Garz Castle is a Slavic fort, of the type known as a burgwall, located southwest of the town of Garz on the German Baltic Sea island of Rügen. The earthworks have an oval shape, are about 200 metres long and 140 metres wide. There is an entrance roughly in the middle of the western side. Towards the lake of Garzer See to the south the ramparts are lower. It lies up to 15 metres higher than the town of Garz.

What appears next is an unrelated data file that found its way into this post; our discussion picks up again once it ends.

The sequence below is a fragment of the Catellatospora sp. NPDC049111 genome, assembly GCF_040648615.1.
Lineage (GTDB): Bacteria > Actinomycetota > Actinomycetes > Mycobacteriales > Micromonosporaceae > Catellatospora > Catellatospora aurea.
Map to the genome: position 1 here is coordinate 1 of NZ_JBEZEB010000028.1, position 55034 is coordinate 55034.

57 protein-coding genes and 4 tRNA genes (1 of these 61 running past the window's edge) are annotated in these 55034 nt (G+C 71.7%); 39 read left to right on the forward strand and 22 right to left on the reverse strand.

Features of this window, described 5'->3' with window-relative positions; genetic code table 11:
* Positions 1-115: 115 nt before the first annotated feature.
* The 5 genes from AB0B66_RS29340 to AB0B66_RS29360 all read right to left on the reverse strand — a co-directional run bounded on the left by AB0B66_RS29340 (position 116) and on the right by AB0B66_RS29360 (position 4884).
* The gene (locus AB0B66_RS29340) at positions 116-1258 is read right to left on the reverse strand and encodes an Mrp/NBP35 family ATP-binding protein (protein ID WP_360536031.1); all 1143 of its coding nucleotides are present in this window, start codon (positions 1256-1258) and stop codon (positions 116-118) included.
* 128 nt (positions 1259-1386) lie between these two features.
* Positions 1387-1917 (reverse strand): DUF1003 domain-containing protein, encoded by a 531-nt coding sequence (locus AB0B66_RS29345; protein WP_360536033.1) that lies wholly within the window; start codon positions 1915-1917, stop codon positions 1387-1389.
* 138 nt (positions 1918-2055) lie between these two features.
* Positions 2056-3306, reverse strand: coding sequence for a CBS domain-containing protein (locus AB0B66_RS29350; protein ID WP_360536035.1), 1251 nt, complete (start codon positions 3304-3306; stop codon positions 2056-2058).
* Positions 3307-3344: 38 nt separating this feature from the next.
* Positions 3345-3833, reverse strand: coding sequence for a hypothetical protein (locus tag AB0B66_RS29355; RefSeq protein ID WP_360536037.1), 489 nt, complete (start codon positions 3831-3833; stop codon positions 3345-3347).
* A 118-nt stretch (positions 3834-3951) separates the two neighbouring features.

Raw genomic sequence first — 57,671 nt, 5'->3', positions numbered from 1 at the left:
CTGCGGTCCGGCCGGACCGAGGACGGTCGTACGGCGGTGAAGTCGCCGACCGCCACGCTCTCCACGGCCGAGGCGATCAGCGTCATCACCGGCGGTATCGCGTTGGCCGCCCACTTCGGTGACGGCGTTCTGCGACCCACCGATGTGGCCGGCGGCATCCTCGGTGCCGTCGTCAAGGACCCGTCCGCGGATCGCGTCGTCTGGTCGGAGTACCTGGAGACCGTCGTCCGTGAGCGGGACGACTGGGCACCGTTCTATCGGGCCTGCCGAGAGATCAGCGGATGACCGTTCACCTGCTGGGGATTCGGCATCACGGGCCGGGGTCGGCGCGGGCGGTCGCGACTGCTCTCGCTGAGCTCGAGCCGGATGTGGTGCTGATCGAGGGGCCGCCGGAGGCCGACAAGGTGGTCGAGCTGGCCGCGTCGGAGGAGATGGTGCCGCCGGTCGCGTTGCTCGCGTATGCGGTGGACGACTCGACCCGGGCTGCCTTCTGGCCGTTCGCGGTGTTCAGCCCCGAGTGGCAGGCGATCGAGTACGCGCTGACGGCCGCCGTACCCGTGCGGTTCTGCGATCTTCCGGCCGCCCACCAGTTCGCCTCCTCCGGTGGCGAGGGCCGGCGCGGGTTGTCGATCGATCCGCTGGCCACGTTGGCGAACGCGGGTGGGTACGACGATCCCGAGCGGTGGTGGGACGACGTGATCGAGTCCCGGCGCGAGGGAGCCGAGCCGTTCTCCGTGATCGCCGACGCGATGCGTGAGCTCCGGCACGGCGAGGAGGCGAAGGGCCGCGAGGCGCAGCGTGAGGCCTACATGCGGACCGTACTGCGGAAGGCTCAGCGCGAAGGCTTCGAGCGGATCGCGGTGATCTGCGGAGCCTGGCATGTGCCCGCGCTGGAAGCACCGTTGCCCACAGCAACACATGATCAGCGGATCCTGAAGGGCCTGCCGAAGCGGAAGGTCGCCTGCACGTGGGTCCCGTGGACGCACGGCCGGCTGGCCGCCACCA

The castle was mentioned in 1165 as Borgar Gardz, when there were small-scale skirmishes with Danish warriors in front of the castle. The castle itself does not appear to have come under attack, but gradually fell into ruins afterwards. In 1300, the Prince of Rügen, Vitslav III, built a new castle and a chapel inside the original fort. After his death in 1325, the castle finally fell into disrepair. On the ramparts is now a war memorial to those who fell in the First World War and, in its immediate vicinity, is the Ernst Moritz Arndt Museum, where one can learn more about the history of the place.
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